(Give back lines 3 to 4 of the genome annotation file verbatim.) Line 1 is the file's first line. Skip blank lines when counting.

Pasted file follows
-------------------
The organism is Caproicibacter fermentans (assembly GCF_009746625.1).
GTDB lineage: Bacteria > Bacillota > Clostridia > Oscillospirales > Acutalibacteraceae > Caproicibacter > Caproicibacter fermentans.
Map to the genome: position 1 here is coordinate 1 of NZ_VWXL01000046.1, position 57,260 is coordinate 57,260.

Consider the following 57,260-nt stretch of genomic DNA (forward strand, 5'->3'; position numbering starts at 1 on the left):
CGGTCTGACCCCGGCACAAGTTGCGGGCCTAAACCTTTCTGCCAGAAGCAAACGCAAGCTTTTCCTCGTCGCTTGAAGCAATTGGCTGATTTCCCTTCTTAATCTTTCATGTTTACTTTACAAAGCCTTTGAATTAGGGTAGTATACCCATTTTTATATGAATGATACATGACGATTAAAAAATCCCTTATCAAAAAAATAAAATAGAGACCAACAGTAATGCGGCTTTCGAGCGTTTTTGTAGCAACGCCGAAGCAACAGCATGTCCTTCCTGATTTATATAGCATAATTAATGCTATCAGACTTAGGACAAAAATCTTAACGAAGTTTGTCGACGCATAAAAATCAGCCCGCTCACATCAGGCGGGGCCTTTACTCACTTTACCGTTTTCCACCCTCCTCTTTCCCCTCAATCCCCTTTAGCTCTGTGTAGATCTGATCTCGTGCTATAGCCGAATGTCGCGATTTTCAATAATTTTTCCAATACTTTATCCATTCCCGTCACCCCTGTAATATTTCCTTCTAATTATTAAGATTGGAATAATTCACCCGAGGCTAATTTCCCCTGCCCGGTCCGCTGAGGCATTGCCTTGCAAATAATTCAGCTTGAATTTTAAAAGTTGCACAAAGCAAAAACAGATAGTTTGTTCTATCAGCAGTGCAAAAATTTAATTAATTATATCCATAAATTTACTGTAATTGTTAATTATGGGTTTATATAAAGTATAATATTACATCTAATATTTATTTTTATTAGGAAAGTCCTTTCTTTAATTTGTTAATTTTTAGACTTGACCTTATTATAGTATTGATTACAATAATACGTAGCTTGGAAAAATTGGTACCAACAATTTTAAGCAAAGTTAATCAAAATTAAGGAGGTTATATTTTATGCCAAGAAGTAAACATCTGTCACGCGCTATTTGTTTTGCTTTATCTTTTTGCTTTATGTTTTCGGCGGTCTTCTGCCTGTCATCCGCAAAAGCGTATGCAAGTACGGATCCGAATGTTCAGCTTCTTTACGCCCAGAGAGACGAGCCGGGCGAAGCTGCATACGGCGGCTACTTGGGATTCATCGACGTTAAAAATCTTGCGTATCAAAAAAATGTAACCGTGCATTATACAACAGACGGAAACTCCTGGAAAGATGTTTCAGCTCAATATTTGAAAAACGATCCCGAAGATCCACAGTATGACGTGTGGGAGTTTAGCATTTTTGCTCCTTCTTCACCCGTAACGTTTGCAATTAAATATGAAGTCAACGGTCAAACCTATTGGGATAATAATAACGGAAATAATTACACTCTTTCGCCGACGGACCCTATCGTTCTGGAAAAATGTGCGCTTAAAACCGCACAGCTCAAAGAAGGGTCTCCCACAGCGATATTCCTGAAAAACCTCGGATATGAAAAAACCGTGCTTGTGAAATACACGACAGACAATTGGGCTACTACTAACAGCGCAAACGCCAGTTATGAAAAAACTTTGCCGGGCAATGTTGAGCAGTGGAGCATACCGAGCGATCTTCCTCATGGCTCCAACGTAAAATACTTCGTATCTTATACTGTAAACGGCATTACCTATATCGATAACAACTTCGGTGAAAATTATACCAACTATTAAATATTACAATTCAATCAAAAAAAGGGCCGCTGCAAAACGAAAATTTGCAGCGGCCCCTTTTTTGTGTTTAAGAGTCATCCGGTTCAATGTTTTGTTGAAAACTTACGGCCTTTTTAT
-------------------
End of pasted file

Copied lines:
Map to the genome: position 1 here is coordinate 1 of NZ_VWXL01000046.1, position 57,260 is coordinate 57,260.

Consider the following 57,260-nt stretch of genomic DNA (forward strand, 5'->3'; position numbering starts at 1 on the left):